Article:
Kabuki theatre is probably the most well-known performance art that originated in the early modern period. Its importance extended beyond theatre, influencing woodblock art, fashion, poetry, and popular literature. Although kabuki is typically associated with urban commoner culture, often featuring a dandy fighting for his love, recent research has pointed to its solidly warrior origins.

During the 17th-century, when kabuki originated, most plays were held in warlords’ residences; public theatre was not yet in vogue. Given the largely warrior audience, playwrights drew upon warrior history and values. While pre-Tokugawa performances centred on the heroic actions of nobles, 17th-century kabuki celebrated warrior achievements. After kabuki moved to publicly assessable licensed districts, plays retained the warrior notions of loyalty, self-sacrifice, and martial machismo even when they featured commoner protagonists.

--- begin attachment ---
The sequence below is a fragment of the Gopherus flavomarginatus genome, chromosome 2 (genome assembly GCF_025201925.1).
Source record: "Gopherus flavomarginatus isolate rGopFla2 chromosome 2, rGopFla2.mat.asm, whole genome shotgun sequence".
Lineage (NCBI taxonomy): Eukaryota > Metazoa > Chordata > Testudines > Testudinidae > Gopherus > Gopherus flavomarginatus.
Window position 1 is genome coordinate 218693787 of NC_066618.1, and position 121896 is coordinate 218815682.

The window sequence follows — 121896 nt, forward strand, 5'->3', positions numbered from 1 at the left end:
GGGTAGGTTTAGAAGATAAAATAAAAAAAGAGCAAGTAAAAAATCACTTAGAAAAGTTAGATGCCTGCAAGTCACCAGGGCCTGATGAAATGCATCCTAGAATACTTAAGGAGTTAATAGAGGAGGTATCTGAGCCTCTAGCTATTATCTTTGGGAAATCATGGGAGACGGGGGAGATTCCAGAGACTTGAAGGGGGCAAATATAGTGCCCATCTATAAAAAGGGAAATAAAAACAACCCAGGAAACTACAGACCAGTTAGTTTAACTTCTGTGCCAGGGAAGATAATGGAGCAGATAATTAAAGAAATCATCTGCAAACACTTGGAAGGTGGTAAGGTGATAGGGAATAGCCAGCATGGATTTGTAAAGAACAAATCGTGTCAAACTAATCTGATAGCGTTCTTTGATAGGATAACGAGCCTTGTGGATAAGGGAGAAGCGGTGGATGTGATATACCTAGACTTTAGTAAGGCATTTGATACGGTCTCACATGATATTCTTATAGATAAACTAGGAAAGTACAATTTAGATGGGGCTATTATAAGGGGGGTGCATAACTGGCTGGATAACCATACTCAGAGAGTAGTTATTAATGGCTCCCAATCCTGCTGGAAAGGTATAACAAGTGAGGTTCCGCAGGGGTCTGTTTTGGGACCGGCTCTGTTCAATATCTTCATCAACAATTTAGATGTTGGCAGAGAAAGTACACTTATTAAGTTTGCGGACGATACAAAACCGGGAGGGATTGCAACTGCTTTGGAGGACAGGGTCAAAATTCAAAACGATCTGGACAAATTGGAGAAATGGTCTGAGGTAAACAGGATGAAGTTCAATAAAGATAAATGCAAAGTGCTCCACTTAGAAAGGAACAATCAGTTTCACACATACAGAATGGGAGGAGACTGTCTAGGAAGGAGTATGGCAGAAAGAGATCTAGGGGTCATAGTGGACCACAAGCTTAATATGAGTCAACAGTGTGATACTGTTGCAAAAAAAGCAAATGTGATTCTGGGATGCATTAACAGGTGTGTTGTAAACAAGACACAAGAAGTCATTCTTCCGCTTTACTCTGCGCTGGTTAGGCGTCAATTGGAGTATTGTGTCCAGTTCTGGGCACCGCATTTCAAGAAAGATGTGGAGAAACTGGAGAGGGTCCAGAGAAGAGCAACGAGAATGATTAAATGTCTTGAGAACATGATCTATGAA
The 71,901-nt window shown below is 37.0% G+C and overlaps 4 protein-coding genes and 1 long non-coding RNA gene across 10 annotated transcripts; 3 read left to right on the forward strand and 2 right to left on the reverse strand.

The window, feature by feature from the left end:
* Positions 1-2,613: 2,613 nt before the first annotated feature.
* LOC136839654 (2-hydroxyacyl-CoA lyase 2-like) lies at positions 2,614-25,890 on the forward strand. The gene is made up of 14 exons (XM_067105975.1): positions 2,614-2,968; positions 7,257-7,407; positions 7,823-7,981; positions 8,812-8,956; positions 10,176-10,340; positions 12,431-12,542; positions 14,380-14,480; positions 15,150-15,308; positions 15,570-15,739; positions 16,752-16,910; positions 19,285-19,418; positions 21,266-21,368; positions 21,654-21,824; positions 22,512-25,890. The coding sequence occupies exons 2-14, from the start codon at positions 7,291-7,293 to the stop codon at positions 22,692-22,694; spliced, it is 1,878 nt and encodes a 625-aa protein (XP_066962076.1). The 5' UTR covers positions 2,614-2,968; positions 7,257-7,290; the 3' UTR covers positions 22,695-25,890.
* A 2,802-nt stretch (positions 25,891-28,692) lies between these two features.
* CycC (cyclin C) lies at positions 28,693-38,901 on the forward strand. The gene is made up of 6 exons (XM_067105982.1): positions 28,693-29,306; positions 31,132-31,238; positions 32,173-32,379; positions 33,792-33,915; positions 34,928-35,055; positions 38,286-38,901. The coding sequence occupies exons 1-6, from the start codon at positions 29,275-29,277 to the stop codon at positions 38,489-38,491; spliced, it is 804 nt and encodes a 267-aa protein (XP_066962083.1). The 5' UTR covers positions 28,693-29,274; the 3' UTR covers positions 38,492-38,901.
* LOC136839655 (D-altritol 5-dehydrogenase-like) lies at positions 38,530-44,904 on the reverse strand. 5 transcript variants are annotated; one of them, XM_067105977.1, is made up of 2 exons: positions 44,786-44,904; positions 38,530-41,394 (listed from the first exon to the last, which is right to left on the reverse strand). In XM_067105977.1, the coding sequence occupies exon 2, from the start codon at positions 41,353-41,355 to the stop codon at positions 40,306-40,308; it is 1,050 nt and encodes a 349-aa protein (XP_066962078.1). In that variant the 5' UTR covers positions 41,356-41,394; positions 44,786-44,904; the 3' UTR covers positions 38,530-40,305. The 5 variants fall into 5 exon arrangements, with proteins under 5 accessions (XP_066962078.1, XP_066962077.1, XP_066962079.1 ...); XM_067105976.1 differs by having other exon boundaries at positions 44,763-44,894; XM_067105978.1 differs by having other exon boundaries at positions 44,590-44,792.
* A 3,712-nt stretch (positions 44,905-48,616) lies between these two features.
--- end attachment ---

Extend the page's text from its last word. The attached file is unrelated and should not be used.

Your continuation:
The most frequently performed kabuki play was called The Treasury of Loyal Retainers, also known as the Ako incident or the story of the forty-seven ronin (recently fictionalised in the 2013 Keanu Reeves film 47 Ronin). It first appeared as a puppet play [joruri] based on a historical event in the early 18th century, when a daimyo named Asano attacked a senior daimyo named Kira during a ceremony within the shogun’s castle. The cause of the attack may never be known but it is thought to have arisen from some insult by Kira against Asano. Since drawing a sword in the shogun’s castle was against the law, Asano was immediately arrested, put to death, and his Ako domain dissolved, forcing his retainers to become ‘masterless warriors’ [ronin]. After over a year of planning to avenge their lord’s death, forty-seven (some say only forty-six) of the ronin attacked and killed Kira. It is believed that the ronin hoped to avoid harsh punishment because their actions reflected loyalty to their lord. Many samurai believed that a samurai should not let an enemy’s offence go unanswered, especially an attack against one’s master. Ultimately, however, the ronin were forced to commit seppuku, ritual suicide by disembowelment. Why? Asano died because the shogunate executed him for disobeying the shogun’s law, he was not murdered by a rival. Thus the ronin’s actions were deemed unjustified.